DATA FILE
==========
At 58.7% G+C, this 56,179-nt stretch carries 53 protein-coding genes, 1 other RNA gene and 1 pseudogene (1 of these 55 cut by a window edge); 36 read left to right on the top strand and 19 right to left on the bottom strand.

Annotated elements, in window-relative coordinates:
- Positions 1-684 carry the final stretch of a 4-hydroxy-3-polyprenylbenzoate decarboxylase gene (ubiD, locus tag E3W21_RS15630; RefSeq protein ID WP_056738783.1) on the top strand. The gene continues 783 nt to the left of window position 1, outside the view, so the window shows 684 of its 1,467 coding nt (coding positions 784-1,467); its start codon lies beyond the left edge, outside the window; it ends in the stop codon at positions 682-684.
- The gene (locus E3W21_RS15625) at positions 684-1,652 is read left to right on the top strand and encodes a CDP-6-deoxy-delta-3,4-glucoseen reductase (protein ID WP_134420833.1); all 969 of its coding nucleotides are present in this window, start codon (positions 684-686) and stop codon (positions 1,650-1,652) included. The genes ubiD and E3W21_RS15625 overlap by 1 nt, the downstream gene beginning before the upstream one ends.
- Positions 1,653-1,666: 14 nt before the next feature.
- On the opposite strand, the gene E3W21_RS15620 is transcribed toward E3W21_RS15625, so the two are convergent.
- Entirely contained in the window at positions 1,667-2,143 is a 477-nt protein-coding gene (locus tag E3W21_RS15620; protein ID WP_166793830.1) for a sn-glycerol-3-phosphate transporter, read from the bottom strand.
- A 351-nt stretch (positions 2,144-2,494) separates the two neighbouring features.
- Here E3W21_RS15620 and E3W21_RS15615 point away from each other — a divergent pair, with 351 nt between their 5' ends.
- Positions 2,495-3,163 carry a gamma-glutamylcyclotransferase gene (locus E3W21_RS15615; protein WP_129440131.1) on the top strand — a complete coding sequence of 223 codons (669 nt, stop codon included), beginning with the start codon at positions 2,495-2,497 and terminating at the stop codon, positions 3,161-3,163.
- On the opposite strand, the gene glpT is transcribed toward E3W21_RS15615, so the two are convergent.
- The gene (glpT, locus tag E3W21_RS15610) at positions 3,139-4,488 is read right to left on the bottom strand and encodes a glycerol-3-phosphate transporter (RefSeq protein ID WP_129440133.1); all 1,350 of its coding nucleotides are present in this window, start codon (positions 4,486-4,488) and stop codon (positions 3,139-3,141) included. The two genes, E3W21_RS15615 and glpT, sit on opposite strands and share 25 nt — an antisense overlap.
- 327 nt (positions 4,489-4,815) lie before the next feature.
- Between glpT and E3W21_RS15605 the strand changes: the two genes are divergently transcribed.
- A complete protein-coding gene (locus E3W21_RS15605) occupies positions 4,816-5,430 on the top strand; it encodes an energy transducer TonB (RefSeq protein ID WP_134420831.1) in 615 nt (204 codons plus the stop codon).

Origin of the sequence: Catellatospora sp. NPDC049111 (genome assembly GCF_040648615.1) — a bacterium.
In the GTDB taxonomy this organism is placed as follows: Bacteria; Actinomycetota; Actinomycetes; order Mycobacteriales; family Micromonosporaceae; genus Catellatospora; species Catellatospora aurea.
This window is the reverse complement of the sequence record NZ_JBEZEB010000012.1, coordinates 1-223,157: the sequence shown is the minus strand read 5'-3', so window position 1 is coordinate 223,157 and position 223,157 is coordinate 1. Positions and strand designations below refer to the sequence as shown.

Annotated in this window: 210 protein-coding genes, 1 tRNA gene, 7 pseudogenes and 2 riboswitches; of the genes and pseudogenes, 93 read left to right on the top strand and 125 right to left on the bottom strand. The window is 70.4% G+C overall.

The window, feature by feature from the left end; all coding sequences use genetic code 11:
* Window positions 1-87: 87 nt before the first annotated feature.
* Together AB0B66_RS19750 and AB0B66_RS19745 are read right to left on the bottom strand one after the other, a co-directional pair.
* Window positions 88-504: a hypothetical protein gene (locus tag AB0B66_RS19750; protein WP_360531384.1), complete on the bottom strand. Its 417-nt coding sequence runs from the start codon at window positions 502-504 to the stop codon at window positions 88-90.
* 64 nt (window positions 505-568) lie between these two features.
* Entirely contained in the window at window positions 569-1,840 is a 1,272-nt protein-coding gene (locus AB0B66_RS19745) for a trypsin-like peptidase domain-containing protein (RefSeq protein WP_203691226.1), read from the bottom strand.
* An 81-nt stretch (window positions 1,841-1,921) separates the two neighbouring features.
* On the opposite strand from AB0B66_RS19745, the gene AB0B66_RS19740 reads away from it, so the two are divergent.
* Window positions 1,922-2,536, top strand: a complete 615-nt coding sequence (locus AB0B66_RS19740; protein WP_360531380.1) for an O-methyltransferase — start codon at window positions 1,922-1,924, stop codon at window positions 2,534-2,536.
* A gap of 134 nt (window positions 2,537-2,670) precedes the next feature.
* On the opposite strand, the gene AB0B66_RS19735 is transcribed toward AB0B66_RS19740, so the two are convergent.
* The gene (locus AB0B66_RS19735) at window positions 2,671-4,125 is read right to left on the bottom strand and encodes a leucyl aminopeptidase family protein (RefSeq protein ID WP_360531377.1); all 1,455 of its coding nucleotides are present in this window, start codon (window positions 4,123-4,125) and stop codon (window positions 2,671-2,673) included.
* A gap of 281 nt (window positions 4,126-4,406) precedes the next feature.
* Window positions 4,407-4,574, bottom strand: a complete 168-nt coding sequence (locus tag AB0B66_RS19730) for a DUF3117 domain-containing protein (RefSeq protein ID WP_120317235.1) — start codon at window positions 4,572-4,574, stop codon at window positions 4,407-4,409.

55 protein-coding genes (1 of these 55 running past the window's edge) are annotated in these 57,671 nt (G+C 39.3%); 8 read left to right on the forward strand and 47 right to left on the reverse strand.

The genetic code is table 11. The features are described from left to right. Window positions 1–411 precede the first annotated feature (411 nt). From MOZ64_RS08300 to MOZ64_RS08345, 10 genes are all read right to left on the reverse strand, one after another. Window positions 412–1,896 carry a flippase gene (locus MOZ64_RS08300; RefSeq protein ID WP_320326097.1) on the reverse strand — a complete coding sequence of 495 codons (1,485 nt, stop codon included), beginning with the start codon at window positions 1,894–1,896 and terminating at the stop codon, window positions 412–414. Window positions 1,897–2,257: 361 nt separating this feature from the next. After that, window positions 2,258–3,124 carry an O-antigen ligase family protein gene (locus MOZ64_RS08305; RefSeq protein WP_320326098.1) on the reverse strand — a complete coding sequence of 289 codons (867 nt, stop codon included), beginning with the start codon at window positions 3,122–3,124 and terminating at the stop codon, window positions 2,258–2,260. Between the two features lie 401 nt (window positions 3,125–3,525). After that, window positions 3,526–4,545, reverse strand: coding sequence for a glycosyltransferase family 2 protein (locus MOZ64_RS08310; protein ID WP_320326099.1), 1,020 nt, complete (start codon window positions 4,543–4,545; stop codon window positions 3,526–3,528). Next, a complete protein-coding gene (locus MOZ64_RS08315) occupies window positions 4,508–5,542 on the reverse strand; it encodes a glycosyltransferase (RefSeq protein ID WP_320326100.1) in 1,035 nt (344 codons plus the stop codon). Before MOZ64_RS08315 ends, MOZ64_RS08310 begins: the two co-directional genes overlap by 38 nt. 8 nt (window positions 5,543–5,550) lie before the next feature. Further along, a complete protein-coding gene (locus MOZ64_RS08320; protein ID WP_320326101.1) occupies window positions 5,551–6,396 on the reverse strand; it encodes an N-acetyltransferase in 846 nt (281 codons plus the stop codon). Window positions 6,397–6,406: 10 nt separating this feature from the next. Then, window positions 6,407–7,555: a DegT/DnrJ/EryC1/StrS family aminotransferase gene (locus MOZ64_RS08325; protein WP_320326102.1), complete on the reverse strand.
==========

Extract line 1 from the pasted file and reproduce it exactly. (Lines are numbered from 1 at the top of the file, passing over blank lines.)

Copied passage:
At 58.7% G+C, this 56,179-nt stretch carries 53 protein-coding genes, 1 other RNA gene and 1 pseudogene (1 of these 55 cut by a window edge); 36 read left to right on the top strand and 19 right to left on the bottom strand.